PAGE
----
Screening Tests for HIV Diagnosis and Treatment
HIV Tests: Getting a Diagnosis continued...
Home HIV test kits are sold online or at your local drugstore. The FDA has approved the Home Access HIV-1 Test System. To use this home test, prick a finger with a special needle and put a few drops of blood on a collection card. Then you mail the card to a laboratory. In about a week, you call a toll-free number to get the results. The whole process is anonymous because you use just the personal identification number in your kit when calling in for results.
The OraQuick In-Home HIV Test is also approved by the FDA. This test can detect antibodies of the virus from a
sample. It can provide results without a laboratory in 20 minutes. A positive result doesn't mean a definite infection with HIV, but rather that additional testing should be done in a medical setting. Also, a negative result doesn't mean that you are definitely not infected with HIV, particularly when exposure may have been within the previous three months.
PCR tests. Polymerase chain reaction (PCR) detects the genetic material of HIV, instead of the antibodies in blood. A PCR test can tell whether you have HIV much sooner than the antibody test -- within two to three weeks of infection. This test is also known as a viral load test. It is more expensive but more definitive, especially early after exposure to the virus.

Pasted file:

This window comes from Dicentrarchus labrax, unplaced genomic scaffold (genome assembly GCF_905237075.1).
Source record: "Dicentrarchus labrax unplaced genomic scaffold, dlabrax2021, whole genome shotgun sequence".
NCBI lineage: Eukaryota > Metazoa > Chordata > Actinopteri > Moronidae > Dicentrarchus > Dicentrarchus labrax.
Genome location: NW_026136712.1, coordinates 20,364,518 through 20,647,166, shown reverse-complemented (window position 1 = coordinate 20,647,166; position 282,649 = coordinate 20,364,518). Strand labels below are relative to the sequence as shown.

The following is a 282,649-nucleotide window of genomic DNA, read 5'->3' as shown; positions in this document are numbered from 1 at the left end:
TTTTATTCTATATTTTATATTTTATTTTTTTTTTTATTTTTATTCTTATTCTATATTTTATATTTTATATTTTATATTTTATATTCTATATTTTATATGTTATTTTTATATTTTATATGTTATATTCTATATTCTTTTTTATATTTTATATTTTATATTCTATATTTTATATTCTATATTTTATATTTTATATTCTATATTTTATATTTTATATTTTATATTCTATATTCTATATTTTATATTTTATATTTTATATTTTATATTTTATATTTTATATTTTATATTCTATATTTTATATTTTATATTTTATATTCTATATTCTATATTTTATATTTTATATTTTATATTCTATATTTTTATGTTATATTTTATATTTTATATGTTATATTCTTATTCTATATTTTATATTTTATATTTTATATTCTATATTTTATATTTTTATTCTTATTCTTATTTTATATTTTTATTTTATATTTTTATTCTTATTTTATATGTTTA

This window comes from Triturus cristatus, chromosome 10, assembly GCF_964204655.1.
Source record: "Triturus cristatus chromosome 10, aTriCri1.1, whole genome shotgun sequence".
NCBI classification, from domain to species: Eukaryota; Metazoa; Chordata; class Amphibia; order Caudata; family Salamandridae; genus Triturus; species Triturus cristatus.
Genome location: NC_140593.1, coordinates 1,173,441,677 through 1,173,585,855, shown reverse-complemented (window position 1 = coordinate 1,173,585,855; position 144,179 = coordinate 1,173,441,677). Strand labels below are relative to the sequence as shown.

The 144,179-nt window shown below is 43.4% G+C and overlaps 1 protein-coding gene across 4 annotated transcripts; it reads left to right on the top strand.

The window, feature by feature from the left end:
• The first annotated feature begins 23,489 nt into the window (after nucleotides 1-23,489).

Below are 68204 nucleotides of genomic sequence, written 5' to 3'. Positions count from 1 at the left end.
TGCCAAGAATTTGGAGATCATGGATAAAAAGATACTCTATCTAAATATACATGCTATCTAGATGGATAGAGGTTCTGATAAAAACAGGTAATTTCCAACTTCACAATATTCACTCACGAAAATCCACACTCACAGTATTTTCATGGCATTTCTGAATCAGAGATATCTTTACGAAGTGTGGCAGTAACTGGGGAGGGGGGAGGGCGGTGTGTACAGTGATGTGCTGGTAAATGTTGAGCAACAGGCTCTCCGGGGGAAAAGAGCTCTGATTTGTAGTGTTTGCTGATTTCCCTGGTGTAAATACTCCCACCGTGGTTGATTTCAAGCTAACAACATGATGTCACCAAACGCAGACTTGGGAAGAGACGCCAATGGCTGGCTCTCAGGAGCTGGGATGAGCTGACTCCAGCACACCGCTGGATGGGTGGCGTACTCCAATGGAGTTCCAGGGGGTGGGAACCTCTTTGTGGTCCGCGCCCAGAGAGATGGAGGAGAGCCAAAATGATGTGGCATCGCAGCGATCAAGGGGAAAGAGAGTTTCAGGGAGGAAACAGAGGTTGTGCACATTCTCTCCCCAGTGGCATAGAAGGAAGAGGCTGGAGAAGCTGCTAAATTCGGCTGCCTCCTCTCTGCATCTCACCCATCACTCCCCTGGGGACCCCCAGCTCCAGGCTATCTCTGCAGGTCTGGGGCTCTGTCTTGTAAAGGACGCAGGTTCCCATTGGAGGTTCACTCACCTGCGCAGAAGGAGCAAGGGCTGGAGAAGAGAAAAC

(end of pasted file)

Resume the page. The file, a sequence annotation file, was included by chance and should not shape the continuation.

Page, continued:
To learn where HIV testing is available in your area, call: 800-CDC-INFO (232-4636). If you have a positive HIV test result, see a health care provider who has experience treating HIV and AIDS as soon as possible.
HIV Screening Tests After Diagnosis
While being treated for HIV, your doctor will perform several tests to monitor your health, determine when you need to start treatment, and check how well treatment is working. These include:
CD4 count. CD4 is a protein that lives on the surface of infection-fighting white blood cells called T-helper cells. HIV targets these immune cells.
To monitor the health of your immune system, your doctor will check your CD4 count -- the number of CD4 cells in a sample of blood. You should have your CD4 count tested every three to six months during treatment.
A normal CD4 count is more than 500 cells per cubic millimeter (mm3) of blood. The lower the CD4 count, the less your immune system is functioning, and the more likely you are to get infections. Your doctor will probably start treatment by the time a CD4 count is under 500 cells/mm3. If your CD4 count drops to below 200/mm3, you are said to have full-blown AIDS.
Viral load test. A viral load test measures how much of the HIV virus is in the blood. You want to have a low viral load because it means treatment is helping to control the virus. If your treatment is working effectively, the viral load should drop to an undetectable level in your blood.